Limited toxicological effects were also observed in the prenatal developmental toxicity study (OECD 414; Council Regulation (EC) No 440/2008 of 30 May 2008) in which the pregnant rats were exposed from days 6 to 20 post coitum. Consistent with the repeated oral toxicity study, signs of discomfort (pushing head through the bedding material and ruffled fur) were noted in one animal given 1000 mg/kg/day. At 1000 mg/kg/day, pale and enlarged kidneys were noted in a few animals supporting the evidence of some absorption through the gastroinstestinal tract following oral repeated exposure.

Rabbit studies:

In the rabbit, the mortality, body weight loss and reduction of food consumption together with the pale and/or enlarged kidneys noted in the dose tolerance and the dose range-finding prenatal developmental toxicity studies at doses between 400 and 1000 mg/kg support the evidence of some absorption through the gastroinstestinal tract. In the prenatal developmental toxicity study (EPA test guideline OPPTS 870.3700; Council Regulation (EC) No 440/2008 of), the death of 1/20 animals given 300 mg/kg/day is consistent with an absorption through the gastroinstestinal tract although this was not correlated with any other systemic toxicity (the only effects (macroscopic changes in the stomach and digestive tract) were considered to be local effects).

·      Dermal route:

Rhodiasolv Iris was investigatedin vitroon its absorption and penetration properties on human skin, either undiluted or 50:50 v/v diluted in corn oil. The study was performed according to OECD guideline 428, using human skin samples and under dynamic non-occluded conditions. Under these conditions, 2% and 3% of the applied dose of undiluted and 50:50 diluted test material, respectively, had penetrated the skin and are considered as bioavailable portion.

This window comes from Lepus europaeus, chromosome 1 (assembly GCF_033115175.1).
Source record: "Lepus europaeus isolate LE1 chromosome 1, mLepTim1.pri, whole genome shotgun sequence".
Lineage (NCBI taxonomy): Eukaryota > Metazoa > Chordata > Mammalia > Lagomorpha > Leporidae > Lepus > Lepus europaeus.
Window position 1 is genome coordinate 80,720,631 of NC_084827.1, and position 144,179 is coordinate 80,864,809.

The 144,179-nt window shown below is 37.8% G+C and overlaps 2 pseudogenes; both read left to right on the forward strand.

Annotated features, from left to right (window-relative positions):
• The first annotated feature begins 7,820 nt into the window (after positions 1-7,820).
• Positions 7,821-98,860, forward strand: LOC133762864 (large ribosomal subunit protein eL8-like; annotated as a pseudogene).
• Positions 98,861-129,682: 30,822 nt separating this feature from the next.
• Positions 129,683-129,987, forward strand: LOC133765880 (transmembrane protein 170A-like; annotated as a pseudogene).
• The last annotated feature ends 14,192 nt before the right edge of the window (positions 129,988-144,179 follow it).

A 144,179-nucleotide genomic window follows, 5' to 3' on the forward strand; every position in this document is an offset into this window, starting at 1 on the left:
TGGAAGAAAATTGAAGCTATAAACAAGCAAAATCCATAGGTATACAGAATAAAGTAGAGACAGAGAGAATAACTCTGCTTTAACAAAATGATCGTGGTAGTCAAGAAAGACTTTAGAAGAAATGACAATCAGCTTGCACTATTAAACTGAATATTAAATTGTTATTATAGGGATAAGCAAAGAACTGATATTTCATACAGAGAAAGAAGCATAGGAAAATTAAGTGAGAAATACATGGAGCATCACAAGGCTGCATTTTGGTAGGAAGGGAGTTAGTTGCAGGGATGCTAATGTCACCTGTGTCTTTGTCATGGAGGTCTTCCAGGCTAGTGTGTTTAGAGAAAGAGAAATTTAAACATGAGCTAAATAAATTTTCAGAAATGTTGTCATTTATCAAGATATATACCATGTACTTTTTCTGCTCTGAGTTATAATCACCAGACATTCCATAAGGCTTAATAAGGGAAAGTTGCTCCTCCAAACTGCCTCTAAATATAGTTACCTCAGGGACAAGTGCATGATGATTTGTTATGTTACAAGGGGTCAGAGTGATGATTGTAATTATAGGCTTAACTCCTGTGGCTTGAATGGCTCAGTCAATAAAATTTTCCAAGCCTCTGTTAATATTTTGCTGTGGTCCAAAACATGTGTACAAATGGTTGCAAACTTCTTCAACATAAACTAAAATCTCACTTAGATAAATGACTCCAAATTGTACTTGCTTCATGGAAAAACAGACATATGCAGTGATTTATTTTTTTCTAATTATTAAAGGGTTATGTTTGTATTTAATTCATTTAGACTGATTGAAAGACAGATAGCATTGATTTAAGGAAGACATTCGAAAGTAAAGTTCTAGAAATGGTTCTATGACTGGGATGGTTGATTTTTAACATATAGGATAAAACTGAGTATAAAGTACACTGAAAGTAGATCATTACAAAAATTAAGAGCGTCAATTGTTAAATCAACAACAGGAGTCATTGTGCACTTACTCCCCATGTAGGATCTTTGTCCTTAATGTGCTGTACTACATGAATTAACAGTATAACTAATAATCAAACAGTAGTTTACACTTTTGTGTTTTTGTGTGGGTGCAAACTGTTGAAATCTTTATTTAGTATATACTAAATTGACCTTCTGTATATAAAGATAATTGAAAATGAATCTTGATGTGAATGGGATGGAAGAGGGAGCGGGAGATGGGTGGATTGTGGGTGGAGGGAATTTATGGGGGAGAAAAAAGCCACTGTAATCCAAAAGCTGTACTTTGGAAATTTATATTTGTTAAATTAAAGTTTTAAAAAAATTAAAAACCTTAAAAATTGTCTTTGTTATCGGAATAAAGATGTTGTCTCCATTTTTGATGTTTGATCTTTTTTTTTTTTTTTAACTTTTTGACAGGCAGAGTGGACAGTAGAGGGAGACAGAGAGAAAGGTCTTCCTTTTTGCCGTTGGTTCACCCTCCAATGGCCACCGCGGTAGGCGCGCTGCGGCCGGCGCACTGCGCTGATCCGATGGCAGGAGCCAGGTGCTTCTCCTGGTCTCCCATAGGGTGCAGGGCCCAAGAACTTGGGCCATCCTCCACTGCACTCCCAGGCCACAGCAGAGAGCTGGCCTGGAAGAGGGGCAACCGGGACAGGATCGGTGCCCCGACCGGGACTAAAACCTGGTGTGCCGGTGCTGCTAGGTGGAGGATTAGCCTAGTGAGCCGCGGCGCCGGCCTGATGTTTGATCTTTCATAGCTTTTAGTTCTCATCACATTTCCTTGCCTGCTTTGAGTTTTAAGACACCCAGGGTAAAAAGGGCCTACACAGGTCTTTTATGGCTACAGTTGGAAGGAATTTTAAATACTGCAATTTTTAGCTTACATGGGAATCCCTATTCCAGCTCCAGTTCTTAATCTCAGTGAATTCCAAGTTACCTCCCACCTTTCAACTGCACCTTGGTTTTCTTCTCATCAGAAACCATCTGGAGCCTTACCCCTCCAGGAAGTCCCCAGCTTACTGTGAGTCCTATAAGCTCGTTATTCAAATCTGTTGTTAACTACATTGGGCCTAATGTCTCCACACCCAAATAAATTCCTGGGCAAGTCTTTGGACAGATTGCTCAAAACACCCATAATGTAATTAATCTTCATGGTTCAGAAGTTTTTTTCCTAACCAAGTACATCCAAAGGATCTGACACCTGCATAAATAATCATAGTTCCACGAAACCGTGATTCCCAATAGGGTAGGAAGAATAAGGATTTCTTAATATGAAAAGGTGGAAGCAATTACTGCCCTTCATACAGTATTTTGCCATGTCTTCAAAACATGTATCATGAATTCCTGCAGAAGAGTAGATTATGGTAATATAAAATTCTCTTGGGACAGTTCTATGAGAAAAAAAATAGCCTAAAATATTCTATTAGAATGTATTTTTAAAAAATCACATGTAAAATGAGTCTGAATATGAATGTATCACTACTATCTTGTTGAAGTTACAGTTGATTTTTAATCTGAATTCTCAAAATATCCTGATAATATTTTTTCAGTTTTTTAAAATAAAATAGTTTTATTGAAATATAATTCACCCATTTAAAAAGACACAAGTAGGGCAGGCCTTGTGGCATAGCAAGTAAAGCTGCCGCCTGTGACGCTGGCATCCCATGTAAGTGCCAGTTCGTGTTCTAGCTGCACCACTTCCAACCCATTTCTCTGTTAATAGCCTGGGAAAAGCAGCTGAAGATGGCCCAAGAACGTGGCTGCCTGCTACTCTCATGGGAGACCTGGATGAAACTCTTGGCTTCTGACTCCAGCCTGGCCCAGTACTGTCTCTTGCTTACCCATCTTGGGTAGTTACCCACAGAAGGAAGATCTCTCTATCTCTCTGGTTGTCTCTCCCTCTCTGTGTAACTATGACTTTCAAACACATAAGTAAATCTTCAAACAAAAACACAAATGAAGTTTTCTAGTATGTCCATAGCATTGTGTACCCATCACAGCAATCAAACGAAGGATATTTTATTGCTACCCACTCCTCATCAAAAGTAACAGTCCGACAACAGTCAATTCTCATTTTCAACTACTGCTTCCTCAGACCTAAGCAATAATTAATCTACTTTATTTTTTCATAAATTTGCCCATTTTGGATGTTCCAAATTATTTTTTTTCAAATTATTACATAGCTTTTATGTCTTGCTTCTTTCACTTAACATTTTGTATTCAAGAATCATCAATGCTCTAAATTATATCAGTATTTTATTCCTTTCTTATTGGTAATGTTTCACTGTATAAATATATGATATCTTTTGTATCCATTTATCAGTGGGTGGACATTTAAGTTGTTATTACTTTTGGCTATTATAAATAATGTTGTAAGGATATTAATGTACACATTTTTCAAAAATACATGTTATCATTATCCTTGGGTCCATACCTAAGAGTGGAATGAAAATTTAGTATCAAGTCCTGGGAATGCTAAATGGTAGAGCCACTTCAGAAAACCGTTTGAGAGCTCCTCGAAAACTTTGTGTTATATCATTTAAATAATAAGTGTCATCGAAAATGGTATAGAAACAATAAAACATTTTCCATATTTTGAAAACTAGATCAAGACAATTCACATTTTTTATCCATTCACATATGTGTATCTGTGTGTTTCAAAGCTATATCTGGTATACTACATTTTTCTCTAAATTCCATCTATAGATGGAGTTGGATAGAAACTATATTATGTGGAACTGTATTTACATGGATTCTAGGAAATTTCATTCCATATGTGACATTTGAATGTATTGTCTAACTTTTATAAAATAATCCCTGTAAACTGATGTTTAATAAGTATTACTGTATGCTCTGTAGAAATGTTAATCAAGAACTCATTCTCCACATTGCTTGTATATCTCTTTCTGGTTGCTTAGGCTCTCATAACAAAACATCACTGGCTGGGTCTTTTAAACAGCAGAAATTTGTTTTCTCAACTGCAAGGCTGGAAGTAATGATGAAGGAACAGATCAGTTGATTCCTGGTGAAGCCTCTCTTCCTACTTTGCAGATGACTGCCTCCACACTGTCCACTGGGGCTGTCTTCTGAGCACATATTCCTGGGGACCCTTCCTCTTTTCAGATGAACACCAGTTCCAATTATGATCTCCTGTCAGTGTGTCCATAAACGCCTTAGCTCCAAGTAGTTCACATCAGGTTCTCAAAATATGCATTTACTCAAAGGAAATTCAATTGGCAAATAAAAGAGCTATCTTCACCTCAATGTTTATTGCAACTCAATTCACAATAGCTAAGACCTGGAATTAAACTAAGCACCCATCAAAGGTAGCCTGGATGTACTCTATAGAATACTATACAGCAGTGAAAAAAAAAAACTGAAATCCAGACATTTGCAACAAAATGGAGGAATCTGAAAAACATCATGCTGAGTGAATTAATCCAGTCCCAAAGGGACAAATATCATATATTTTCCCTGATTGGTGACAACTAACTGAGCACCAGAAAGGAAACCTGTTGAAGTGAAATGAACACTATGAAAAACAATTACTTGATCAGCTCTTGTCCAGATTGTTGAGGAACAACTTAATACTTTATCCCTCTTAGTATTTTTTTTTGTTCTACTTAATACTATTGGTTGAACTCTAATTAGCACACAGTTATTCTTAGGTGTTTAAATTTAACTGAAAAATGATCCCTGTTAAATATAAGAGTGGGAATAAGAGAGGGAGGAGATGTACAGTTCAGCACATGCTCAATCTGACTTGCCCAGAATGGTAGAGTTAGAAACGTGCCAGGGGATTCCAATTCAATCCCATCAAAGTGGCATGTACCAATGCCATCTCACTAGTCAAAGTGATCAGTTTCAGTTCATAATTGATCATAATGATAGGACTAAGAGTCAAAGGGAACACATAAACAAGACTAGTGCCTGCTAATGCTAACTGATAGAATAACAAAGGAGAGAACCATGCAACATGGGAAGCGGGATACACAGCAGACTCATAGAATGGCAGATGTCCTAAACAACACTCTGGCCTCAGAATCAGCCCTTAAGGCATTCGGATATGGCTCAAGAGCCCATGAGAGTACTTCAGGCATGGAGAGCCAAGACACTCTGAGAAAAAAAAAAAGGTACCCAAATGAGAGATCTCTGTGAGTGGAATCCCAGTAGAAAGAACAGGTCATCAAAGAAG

The marginal capacity of Rhodiasolv Iris to absorb through the skin demonstratedin vitrois supported by the absence of systemic toxicity in the acute dermal toxicity study in rats at the dose of 2000 mg/kg bw. There were also no signs of toxicity and no sensitisation effects after cutaneous exposure on the mouse ears in the LLNA assay.

 

Distribution :

It is likely that the parent substance is rapidly metabolised to methanol and mono- and/or diacids by ubiquitous non-specific esterases present in various organs, and therefore would not remain unchanged.

In the 14-day and the 90-day repeated dose rat inhalation toxicity studies, the changes in some haematological or biochemical parameters and the increase in kidneys and/or lung weight (with no histopathological correlate) mainly at the 5 mg/L air are indicative of a systemic distribution of the parent substance or its metabolites.

No specific toxicological effects were observed in the repeated-dose oral toxicity study in which the male rats were exposed for 28 days and the female rats were exposed for 40 to 45 days depending on the day of mating and gestation duration. The main findings were a slight increase in absolute and relative liver (not statistically significant) and a statistically significant increase in absolute and relative kidney weights in females at the highest dose which suggest systemic distribution of the parent substance or its metabolites. No alterations in biochemical and haematological parameters were considered related to the treatment. There were no significant histopathological lesions at microscopical examination at the highest dose tested (1000 mg/kg b.w./day).